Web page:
Recently I played on a big tour that required me to play front of stage with the headliner and a piano, no music to 8,000 people each night. To play each show near perfect I would conjure an image of me rehearsing at home in front of my kids, happy times! Exactly! I would put myself back there each show and a smile would come to me especially recalling when they would shout ‘here’s the big tune’ and applaud heartily when I finished the last note. I use this ‘place’ all the time, you have a place like this too, no need for pills to take the anxiety away. Practice conjuring up a relaxed state by employing an image that is happy and relaxed. After a while you can use this technique at will and equip yourself with a valuable advantage.

'Coming Home' tour rehearsal

Playing it right

Nothing replaces reading and playing what you see. Interpretation can come later.

“…play what it says, no decision making needed….”

Playing the music well and without mistakes is about following the instructions - ‘reading what it says’, no decisions are needed, concentrate on what you see. Playing a musical instrument well is a challengein itself, don’t bring unwanted things into the act of playing like unwritten notes.

The confidence to play with style and in style comes from the ability to play what you see.

Using recordings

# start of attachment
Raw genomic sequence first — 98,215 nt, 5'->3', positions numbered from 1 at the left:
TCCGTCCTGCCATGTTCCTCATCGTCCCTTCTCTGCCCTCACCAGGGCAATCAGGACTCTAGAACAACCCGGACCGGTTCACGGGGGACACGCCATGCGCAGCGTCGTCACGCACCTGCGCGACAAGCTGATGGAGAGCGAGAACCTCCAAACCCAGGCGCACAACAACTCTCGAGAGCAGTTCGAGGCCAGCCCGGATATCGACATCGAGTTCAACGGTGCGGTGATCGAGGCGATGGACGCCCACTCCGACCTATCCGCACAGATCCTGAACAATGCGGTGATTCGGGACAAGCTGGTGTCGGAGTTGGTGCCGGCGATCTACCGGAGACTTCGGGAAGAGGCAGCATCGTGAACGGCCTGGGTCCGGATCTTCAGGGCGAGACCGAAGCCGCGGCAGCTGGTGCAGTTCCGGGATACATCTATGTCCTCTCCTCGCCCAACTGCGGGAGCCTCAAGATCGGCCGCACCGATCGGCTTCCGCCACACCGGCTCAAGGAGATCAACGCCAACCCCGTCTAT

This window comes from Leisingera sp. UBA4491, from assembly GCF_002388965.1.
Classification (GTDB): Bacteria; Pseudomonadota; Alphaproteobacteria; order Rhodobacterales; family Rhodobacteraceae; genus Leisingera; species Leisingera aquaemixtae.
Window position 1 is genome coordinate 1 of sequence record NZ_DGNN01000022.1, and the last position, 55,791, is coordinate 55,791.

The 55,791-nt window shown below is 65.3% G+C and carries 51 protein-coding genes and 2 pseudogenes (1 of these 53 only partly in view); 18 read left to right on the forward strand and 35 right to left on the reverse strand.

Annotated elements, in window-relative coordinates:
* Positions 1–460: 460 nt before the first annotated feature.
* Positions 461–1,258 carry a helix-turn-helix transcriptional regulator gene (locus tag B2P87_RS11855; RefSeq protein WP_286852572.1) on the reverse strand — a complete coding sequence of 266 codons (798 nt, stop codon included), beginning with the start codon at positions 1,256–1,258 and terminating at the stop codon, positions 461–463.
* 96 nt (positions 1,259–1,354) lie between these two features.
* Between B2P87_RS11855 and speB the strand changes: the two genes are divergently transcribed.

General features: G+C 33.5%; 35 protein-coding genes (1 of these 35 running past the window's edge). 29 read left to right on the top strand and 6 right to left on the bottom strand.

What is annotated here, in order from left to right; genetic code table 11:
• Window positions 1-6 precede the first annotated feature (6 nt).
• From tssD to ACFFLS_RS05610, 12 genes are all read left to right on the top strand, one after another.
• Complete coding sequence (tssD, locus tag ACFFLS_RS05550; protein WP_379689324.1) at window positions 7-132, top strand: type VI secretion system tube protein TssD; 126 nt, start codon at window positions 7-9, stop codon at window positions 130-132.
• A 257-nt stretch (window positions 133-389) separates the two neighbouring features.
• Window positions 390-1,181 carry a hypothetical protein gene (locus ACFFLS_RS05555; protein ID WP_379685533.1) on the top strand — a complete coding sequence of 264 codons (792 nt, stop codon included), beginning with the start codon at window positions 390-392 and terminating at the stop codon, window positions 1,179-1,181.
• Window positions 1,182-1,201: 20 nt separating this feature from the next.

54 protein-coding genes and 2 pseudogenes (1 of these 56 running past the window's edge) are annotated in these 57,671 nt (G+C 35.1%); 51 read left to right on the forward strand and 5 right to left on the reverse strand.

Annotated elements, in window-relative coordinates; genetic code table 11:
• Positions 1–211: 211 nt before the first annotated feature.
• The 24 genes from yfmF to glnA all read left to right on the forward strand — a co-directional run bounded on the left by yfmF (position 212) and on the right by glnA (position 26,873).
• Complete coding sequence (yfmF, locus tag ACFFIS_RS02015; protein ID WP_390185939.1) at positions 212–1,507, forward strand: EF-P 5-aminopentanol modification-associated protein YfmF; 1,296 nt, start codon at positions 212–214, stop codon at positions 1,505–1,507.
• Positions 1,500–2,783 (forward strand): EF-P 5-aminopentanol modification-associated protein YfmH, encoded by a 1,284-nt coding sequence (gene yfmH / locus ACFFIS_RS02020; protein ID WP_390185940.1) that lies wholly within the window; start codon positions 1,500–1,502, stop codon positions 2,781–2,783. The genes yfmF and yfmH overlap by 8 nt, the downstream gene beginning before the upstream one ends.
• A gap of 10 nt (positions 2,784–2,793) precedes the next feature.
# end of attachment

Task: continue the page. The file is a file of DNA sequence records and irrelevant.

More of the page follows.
Recordings are a great source of inspiration, and a fine way of learning orchestral style.

“….adopting another player’s style robs you of your own…..”

This being said be your own player and develop your own style. Adopting another player’s style robs you of your own and can stifle your own development.

Recordings are a very useful way of learning and understanding how in particular the Baroque and classical repertory should be played. Have you considered why most orchestral vacancies are filled by more experienced player rather than College graduates? Because the excerpts played at audition are the correct style, tempo and dynamic. Ask your College or Youth Orchestra conductor to help you, they will be more than happy to assist.

What I’m learning

What I should have done back then…..

“….build a more sensible and sustainable practice regime…”

My scales! Long notes! As with most students there is a desire to hit the hard stuff hard, the Arban, flash French sonatas, big beefy German repertoire. I ‘m glad I got to know it but I neglected my conditioning. Long notes, SLOW scales, SLOW flexibilities. Why did I have to do everything fast!

I now advise my better students to take a look at their practice regime and build more ‘sensibility’ and ‘sustainability’ into it.

What I’m learning now I’m working….

“….why did I have to do everything fast…”

Take it steady. Like my eldest son’s favorite book quote “slow and steady wins the race”. I can maintain my standard and lift it by taking care of my good basic command of the Trumpet.

Lighter tongue and more air = better pitching.

Breathe whenever you can and to you capacity

It’s a wind instrument, not an embouchure instrument, steady on the chops.

Repeated notes = better relative pitch.

Read it through without the instrument, get a head start.

There’s bags more but you see where I’m going, be friends with your talent and get to know your playing. You will save some less than ok performances if you know where the good notes are.
Philip Cox
©     2012     Author: Web Pros